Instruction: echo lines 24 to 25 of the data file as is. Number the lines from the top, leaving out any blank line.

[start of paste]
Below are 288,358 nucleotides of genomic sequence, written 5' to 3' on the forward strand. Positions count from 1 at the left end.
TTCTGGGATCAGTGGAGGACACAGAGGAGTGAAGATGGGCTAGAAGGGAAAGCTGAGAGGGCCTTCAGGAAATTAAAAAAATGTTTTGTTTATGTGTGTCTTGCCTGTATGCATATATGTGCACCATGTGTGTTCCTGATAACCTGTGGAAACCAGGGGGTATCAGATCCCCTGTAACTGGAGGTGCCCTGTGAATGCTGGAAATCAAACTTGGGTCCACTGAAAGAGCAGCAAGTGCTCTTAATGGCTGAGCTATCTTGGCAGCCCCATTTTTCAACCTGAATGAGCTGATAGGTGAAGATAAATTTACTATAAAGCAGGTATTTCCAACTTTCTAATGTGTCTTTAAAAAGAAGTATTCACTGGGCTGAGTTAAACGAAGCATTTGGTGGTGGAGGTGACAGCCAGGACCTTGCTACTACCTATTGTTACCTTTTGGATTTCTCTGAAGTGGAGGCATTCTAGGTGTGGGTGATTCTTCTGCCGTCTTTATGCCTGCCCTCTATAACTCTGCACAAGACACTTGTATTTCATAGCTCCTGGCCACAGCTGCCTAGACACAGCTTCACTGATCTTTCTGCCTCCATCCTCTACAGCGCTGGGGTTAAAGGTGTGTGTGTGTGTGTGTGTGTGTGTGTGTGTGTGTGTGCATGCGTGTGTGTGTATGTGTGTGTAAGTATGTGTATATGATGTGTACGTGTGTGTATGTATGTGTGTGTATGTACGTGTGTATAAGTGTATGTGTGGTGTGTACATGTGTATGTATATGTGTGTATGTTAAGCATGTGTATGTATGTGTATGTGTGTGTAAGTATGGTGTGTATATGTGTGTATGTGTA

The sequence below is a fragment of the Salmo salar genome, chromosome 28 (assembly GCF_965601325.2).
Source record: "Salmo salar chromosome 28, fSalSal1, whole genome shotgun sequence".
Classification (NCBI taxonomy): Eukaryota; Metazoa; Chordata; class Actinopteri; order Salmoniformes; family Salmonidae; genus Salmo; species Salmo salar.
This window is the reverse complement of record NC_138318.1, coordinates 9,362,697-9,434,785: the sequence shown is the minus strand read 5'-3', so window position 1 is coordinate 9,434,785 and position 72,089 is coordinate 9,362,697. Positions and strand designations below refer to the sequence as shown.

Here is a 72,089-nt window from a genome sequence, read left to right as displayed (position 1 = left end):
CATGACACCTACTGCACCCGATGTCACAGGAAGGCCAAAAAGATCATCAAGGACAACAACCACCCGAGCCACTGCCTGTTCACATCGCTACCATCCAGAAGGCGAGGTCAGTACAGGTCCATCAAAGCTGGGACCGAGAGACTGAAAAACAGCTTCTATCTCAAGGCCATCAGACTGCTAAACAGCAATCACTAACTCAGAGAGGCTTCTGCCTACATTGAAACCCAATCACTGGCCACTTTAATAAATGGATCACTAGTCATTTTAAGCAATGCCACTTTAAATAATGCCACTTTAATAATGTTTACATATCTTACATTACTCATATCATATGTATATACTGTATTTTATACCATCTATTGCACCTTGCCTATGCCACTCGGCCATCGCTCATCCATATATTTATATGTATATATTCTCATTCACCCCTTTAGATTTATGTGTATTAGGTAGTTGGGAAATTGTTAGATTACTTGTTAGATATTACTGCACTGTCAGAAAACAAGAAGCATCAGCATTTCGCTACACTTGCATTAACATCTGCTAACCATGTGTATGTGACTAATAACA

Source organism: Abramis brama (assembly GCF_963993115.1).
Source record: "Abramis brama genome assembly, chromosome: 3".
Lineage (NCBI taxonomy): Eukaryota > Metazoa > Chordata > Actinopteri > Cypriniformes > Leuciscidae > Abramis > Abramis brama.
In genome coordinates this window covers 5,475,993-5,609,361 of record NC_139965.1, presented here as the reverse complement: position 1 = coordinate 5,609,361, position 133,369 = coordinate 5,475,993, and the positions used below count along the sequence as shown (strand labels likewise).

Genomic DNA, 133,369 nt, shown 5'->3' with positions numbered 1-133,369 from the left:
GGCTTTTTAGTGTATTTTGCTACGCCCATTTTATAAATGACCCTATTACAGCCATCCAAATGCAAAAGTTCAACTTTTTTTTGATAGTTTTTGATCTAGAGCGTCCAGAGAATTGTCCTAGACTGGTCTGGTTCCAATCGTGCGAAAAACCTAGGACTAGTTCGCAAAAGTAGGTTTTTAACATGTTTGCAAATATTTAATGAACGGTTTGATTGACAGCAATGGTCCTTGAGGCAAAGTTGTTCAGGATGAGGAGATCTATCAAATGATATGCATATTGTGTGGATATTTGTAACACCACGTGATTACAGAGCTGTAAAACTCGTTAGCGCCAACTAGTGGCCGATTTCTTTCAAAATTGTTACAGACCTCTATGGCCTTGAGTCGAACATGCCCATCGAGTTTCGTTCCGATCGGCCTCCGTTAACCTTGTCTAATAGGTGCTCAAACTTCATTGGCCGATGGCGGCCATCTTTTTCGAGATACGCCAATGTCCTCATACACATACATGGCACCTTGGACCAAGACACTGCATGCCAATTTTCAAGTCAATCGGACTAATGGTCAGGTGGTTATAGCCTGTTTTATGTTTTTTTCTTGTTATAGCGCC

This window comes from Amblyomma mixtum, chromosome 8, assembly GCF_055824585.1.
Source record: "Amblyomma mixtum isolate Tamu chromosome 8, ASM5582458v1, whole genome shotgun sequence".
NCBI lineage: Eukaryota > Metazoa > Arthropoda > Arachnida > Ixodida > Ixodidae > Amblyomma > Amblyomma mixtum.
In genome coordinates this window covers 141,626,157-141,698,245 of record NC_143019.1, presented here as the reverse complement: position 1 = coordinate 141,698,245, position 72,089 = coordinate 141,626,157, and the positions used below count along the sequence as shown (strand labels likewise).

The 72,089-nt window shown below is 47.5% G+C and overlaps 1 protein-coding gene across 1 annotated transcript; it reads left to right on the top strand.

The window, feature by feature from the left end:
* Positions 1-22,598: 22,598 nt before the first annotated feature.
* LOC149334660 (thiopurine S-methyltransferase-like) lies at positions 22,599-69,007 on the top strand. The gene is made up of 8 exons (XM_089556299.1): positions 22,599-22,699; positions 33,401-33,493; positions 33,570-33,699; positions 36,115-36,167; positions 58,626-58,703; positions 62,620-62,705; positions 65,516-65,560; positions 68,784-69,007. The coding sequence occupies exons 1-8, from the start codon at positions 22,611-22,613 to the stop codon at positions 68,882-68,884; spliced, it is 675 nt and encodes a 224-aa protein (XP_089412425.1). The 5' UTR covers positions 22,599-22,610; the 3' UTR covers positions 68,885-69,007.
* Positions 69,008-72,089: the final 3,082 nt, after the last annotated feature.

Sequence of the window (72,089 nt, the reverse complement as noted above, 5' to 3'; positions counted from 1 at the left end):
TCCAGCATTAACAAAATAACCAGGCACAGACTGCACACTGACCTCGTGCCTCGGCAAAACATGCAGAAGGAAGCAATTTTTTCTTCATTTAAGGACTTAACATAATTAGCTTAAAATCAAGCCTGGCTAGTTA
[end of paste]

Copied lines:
Sequence of the window (72,089 nt, the reverse complement as noted above, 5' to 3'; positions counted from 1 at the left end):
TCCAGCATTAACAAAATAACCAGGCACAGACTGCACACTGACCTCGTGCCTCGGCAAAACATGCAGAAGGAAGCAATTTTTTCTTCATTTAAGGACTTAACATAATTAGCTTAAAATCAAGCCTGGCTAGTTA